A University of Texas at Arlington electrical engineer is working in collaboration with a pioneer in the field to develop an implantable optical probe that can be inserted in the brain and used to monitor brain function after traumatic injuries or surgeries, then be absorbed by the body.
If successful, the device would increase patient comfort during recovery and lessen the risks of complications from surgery to remove monitoring devices.
Weidong Zhou, a Distinguished University Professor at UTA in electrical engineering, recently received a $200,000 Partnerships for Innovation grant from the National Science Foundation to apply fundamental research derived from his work with John Rogers, a world leader in the field of bioresorbable or biodegradable electronics at Northwestern University.
Rogers was the lead author on a paper that was recently published in the journal Advanced Materials on which Zhou was a co-author, that describes their use of flexible optical waveguides in biosensors. Waveguides are physical structures used to guide light, usually in integrated optical circuits or optical communication systems.
Bioresorbable optical systems can be a powerful tool for diagnostics and monitoring in patients who have suffered a traumatic brain injury or who have a brain disorder. When physicians treat these patients, they often need to insert a device to monitor intercranial pressure, temperature and other brain functions. Current devices are rigid and bulky, are made with electronics that can cause interference with other devices and must eventually be surgically removed.
Rogers and Zhou have designed a device that will rely solely on waveguides and optical cavities, so there are no metal or electronic parts to rust or interfere with signals and the optical elements will be absorbed into the body after a period of time, eliminating the need for further surgeries. That will reduce post-surgical complications, pain and recovery time for the patient. Rogers is working on how to integrate the device in the body so it can be used with monitoring equipment.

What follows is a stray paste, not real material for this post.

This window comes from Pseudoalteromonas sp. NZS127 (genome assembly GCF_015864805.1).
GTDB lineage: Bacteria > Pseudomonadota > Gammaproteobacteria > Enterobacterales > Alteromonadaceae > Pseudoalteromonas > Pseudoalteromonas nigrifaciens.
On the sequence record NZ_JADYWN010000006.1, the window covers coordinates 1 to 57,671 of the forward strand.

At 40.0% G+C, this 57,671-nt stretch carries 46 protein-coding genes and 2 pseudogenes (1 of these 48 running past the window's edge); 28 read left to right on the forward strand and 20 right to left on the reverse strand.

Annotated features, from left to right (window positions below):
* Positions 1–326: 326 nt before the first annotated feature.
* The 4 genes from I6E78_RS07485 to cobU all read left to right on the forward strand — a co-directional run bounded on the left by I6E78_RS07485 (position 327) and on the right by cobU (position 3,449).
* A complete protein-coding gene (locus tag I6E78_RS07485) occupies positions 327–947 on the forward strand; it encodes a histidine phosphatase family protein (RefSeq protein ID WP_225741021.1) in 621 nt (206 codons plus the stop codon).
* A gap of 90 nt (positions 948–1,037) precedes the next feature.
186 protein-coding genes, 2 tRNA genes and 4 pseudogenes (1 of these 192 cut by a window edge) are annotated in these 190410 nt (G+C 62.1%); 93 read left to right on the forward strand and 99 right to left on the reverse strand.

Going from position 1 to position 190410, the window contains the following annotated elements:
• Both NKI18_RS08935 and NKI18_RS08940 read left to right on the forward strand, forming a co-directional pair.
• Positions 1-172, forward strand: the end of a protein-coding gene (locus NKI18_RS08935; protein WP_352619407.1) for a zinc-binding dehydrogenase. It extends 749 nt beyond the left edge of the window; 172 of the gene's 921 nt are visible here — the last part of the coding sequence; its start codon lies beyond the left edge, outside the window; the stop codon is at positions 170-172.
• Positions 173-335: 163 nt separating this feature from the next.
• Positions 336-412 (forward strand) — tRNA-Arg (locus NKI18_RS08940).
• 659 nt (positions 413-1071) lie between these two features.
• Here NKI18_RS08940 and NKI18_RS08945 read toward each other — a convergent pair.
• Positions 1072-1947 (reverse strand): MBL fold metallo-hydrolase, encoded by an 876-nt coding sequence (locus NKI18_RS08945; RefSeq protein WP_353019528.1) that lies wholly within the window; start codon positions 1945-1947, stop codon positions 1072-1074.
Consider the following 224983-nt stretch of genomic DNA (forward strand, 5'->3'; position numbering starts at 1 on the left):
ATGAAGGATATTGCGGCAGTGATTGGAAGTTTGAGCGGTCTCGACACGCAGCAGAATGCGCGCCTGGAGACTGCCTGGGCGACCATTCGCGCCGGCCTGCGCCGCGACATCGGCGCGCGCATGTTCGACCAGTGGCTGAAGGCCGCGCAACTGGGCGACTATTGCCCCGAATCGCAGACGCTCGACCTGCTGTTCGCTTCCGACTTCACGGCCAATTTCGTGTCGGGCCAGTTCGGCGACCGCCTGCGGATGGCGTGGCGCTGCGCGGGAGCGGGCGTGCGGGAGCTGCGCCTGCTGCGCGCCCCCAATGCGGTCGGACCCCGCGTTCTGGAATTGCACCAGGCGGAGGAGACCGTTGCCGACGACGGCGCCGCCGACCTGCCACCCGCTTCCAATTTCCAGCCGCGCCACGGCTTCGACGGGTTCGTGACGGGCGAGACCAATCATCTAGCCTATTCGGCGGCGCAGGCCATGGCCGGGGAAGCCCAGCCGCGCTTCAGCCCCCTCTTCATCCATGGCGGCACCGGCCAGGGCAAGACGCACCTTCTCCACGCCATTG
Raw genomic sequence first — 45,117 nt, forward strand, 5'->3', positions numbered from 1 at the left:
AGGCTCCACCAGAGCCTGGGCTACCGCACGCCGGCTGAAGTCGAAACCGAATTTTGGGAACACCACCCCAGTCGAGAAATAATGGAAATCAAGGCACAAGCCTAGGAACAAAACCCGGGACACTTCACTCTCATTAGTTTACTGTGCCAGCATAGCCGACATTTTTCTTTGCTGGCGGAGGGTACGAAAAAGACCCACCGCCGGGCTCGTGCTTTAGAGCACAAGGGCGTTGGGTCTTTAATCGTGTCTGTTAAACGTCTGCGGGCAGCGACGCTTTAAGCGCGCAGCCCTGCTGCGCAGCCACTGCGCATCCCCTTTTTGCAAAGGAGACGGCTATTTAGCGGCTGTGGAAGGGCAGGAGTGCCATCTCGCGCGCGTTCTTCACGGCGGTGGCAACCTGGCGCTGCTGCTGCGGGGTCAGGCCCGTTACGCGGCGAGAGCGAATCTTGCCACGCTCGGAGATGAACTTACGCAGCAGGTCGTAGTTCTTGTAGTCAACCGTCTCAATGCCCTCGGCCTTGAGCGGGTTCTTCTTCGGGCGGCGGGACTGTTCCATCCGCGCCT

"I've been working with Dr. Rogers for years on transfer printed flexible semiconductor nanomembranes. We began exploring how to integrate optical waveguides and nanophotonic cavities for bio-implantable optical probes to make them more comfortable and introduce the ability to have the body absorb the devices completely," Zhou said.
"With this grant, we can explore making the device commercially available, as well as identify other areas in which it could be used, such as understanding brain activity and functions through monitoring."
The Partnerships for Innovation Program identifies and supports NSF-sponsored research and technologies that have the potential for accelerated commercialization, including the development of prototypes that have potential market value and the development of multi-disciplinary innovation.
"PFI grants helps fund discovery by bridging the gap between fundamental research and a serious commercialization effort," Zhou said. "We've done the fundamental research and now we're ready to develop a system that will allow us to bring our device to the marketplace."
Zhou's research is an example of innovative thinking in the areas of data-driven discovery and health and the human condition, two themes of UTA's Strategic Plan 2020: Bold Solutions | Global Impact, said Jonathan Bredow, chair of the Department of Electrical Engineering.
"Dr. Zhou has long been interested in applications of photonic sensing, and his collaboration with Dr. Rogers, one of the pre-eminent minds in the field of bioresorbable electronics, has already led to some amazing discoveries," Bredow said. "This NSF PFI grant is an important step in commercializing their work to benefit patients who have suffered brain trauma."